Tag Archive: ame

Little White Earbuds January Charts 2014

01. Soulphiction, “When Radio Was Boss” [Pampa Records]
02. Lawrence, “Marlen” (Carsten Jost & DJ Richard Remix) [Dial]
03. G. Marcell, “I Be Damn” [Episodes]
04. Recloose, “You Just Love You” [Delusions Of Grandeur]
05. Âme, “Tatischeff” [Innervisions]
06. JTC, “Valley Road (We Are One)” [Spectral Sound]
07. Hakim Murphy, “Vatitio” (Murdoc Remix) [Mindshift Records]
08. Elgato, “Links” [Galdoors]
09. Shackleton, “Silver Keys” [Woe To The Septic Heart]
10. NHK’Koyxeи, “766” [PAN]

LWE Interviews Schwarzmann

LWE caught up with Henrik and Frank via Skype to discuss the roots of the project, why they value improvising, and if or when we can expect Schwarzmann releases.

The ZZZZZ / Abdulla Rashim, Radioactive Orchestra Remixed

The original Radioactive Orchestra tracks, by The ZZZZZ and Abdulla Rashim, are the fruits of a “scientific musical translator,” and come backed with Âme and Jonsson/Alter remixes.

Ry / Frank Wiedemann, Howling

Distant from all the sounds Âme has tackled since 2002, member Frank Wiedemann’s solo debut finds the German producer largely out of focus.

Osunlade, Envision Remixes

Osunlade’s Pyrography album has largely been ignored, but perhaps Âme and Dixon’s remixes of its “Envision” will garner some attention the second time around.

Âme, Rrose Sélavy EP

The Rrose Sélavy EP, Âme’s first solo release of 2010, references the work of Marcel Duchamp in its title and in the playful manner that they toy with evolving melodies and reappearing ideas that is very much in line with Duchamp’s playful approach to his art.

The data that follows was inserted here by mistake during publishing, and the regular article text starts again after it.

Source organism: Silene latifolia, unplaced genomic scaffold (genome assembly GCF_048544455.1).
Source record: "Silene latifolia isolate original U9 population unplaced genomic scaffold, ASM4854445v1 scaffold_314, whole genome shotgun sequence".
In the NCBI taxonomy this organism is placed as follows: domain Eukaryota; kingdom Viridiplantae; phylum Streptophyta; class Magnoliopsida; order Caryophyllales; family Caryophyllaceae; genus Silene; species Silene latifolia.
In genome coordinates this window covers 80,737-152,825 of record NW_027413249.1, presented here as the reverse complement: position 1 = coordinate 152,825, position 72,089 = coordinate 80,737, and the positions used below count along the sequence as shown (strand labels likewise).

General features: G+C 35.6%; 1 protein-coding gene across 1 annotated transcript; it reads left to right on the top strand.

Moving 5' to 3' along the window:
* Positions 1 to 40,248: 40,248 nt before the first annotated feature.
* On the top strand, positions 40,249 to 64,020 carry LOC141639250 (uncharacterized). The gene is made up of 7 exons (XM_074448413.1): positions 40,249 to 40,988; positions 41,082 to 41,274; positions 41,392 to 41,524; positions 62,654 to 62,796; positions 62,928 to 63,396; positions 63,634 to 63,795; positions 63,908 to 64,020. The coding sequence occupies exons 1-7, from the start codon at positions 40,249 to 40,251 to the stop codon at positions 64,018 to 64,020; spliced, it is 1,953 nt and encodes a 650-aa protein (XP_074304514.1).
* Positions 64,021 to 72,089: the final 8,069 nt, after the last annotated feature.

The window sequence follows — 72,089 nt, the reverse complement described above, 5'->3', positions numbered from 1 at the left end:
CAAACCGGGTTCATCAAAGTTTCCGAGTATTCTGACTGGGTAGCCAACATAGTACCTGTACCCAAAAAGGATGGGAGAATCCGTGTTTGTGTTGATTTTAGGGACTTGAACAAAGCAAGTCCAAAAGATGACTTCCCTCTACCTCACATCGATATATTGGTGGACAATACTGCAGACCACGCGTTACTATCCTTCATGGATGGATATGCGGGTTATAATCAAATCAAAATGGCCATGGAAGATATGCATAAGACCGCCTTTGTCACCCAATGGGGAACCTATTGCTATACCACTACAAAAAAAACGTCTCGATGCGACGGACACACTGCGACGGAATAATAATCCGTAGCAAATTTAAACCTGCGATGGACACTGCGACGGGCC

Newworldaquarium, The Force (Âme Remixes)

A fellow LWE contributor, writing for a rival website, admitted to initially questioning the wisdom of tasking Âme to remix Newworldaquarium. Dismissing much of their output as merely “a number of decent house records”, the charge leveled at Messrs Kristian Beyer and Frank Wiedemann was that they lacked the caliber to add any new perspective to NWAQ’s singular vision. While most impartial observers may not share that particular view, the match up did seem a little curious at first glance. The German duo’s work is frequently characterized by its almost fussy nature; every element is finely tuned, layer upon layer, until the track resembles a bespoke, intricately designed coat in which every pocket, flap and button is immaculately detailed. NWAQ’s pieces are no less luxuriously made, but its more about the cut than the material; endlessly looping soft-as-cashmere grooves that you’re happy to listen to, well, endlessly. Certainly conflicting approaches, and to stretch the clothing analogy to fraying point, as head-scratching a collaboration as the recent A.P.C. x Supreme hook-up.

Talking Shop With Innervisions